Thursday, February 03, 2011

Donaldson and Clavell?

I've often wondered whether JK Rowling took inspiration from reading the work of American SF/fantasy author Stephen R. Donaldson. Some of the phrases in her Harry Potter books seem to indicate such inspiration. Lately, however, I find myself wondering whether Donaldson himself might have taken inspiration from a fellow novelist: James Clavell, author of Shogun, which I'm currently rereading.

The evidence is sketchy, I admit, but as I've been rereading Clavell's novel, Donaldson's tropes and diction have occasionally come to mind. One example is the locution "God-rotting," used by a Dutch sailor in Clavell's novel and also by a character in one of Donaldson's novels, Darsint in A Man Rides Through. These are the only two instances of "God-rotting" that I've ever read.

Then there's the behavior of Toranaga, the daimyo who spends most of the story denying any ambition to become Shogun. Toranaga has never lost a battle, and somewhere just after the middle of the novel, he feigns capitulation to his enemies, doing such a convincing job that even his own minions are convinced they will have to follow their lord into ignominy. This closely resembles the ploy used by King Joyse in both books of the Mordant series, The Mirror of Her Dreams and A Man Rides Through. Joyse plays the doddering fool for most of the length of the story, revealing only toward the end that he had been in control the entire time, having pretended weakness both to draw out his enemies and to keep his own people in close orbit around him, where they would be in a position to do what was necessary when war finally broke out.

I had one or two more data points I wanted to add, other bits of Clavelliana that may have been borrowed (or merely referenced-- no need to accuse anyone of underhandedness, here), but they've slipped my mind, dammit. Gotta learn to take notes faster.



Surprises Aplenty said...

I read and enjoyed the Thomas Covenent (sp?) books but never read Donaldson's other work. Oh, did he write a crime noir series under a pen-name?
...Why, yes, he did:

Anyway, I also read Shogun and enjoyed how taxing Toranaga's deception was on him. I think he once felt near heart-attack by acting defeated.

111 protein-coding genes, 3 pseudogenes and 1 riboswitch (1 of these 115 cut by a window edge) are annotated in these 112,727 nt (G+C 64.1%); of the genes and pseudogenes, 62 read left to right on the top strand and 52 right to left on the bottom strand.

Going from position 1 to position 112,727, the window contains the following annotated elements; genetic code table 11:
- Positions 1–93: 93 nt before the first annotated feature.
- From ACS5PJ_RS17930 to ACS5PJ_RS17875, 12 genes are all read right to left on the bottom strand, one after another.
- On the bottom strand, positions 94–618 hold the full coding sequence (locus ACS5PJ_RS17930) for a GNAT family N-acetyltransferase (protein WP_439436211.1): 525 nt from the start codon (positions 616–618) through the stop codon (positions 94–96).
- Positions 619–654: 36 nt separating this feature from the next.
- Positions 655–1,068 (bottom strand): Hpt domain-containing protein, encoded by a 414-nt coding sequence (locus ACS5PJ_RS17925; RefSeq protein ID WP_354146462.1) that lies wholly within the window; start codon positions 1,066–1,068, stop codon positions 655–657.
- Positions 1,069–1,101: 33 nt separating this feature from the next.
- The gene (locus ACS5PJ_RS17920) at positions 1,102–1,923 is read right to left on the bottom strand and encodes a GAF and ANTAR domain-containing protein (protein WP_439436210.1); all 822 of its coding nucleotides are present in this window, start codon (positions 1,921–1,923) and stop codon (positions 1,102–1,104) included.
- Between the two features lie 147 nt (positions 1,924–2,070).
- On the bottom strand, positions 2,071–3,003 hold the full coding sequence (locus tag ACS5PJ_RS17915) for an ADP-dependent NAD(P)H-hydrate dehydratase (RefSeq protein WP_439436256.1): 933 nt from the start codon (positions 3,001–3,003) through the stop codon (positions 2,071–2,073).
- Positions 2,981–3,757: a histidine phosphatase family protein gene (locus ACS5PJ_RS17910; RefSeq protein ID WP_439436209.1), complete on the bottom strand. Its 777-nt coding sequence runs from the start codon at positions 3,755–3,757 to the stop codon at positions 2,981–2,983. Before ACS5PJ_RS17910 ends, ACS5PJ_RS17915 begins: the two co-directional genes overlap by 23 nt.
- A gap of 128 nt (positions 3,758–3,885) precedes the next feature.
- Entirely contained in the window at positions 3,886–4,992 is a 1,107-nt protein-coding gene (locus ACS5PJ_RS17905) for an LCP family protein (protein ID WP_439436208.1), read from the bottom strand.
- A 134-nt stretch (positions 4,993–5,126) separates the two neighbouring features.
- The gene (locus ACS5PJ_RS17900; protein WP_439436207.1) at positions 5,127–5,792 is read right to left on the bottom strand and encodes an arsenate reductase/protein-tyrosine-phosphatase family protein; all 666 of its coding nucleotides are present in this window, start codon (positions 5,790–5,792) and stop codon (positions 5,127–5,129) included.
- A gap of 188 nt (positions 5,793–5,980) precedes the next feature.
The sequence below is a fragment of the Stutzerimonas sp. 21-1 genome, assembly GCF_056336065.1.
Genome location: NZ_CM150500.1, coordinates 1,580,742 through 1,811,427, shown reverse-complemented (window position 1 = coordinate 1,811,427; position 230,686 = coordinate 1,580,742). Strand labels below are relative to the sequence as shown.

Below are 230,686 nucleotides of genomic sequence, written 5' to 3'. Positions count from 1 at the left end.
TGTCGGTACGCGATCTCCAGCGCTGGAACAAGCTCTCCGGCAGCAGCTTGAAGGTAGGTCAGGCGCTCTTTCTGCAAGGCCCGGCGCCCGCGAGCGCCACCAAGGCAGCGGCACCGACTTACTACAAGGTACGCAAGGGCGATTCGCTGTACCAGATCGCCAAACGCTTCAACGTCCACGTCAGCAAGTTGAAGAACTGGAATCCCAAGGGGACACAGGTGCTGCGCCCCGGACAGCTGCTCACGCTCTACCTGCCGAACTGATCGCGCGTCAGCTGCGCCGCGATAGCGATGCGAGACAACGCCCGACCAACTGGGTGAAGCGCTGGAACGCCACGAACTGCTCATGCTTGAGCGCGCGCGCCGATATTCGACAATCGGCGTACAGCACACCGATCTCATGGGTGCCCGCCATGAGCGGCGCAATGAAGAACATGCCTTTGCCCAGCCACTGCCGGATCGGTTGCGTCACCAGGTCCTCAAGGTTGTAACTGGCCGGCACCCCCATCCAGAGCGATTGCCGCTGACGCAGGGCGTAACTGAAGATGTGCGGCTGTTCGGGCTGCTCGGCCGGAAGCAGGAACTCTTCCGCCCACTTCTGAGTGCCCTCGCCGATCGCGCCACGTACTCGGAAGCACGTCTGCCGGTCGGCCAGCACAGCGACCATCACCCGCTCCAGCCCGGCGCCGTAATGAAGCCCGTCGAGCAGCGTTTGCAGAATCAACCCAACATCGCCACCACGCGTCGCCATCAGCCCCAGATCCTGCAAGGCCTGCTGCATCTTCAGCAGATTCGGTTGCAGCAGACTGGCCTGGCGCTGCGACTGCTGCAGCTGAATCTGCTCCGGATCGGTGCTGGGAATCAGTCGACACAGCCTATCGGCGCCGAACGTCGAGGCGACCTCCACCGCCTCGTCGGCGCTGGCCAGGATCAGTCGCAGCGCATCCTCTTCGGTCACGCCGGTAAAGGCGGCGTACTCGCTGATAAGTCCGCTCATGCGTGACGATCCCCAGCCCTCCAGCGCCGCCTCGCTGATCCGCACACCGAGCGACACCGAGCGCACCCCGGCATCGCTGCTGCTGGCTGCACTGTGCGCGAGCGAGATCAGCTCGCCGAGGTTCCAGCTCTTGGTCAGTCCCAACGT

Maybe I should read more Donaldson.

Kevin Kim said...

I haven't read any of Donaldson's Mick Axbrewder novels (written as Reed Stephens), but I'd like to.

Yeah, I only recently got past that part of the book where Toranaga has chest pains.

Donaldson and Clavell are, generally, total opposites in terms of writing style: Clavell's prose is rather dry and clipped, with some events happening very suddenly and described with almost too much concision.

Donaldson, by contrast, has never met an adjective or 50-cent word he didn't like, and while it's tempting to dismiss his overwrought style, he puts words and ideas together so meticulously and evocatively that it's hard to get mad at him.

I was careful to refer to "tropes and diction" for that reason: in general, it's impossible to confuse the two writers because they're such polar opposites, stylistically speaking. Occasionally, though, certain images or brief turns of phrase in Donaldson create echoes of Clavell.

A bit of chronology: Shogun was published in 1975 (the paperback novel was, anyway); the Mordant's Need two-book series was published in 1986. Plenty of time for Donaldson to have read some Clavell.

Not that I have enough data to really press the point, of course; I'd have to go back and reread Shogun from the beginning to find those other excerpts that put me on this train of thought.

Meanwhile, yes: I'd recommend Donaldson's five-book Gap Cycle, which I recently reread. I've also been reading his Final Chronicles of Thomas Covenant; the newest novel has been out in hardback since last October, but I'm waiting for the paperback: one thing I've learned from reading novelists' interactions with readers is that publishers use the switchover from hardback to paperback to correct any manuscript errors that were found after the hardback was published-- typos, story inconsistencies caught by avid readers, etc. So for me, the new rule is: never buy the first printing! (JK Rowling, who interacts regularly with her readers, has a lot to say on that subject, too: plenty of errors have been caught by fans of Harry Potter.)

The Maximum Leader said...

Consider this an edit for the paperback version of this blog...

Blackthorne was English. He was piloting a Dutch ship.

Kevin Kim said...

Maximum Leader,

Was I somehow in error? The phrase "God-rotting" is indeed uttered by "a Dutch sailor": it's not even obvious which sailor it is, since they're all trying to talk to Blackthorne at once (this is the part of the story where Blackthorne, in all his hatamoto splendor, is finally reunited with his crew, who are being held in the eta village; "God-rotting" is the adjective used by one sailor to describe Japanese green tea applied medicinally-- Chapter 48, page 828). Best guess as to who utters the phrase: Johann Vinck (who mainly has the floor at that point) or Sonk or Van Nekk or Croocq (who've been interrupting).

I didn't mention Blackthorne at all in the above post because I didn't see how he was relevant to the point I was making about Clavell/Donaldson. Apologies if I somehow made things unclear.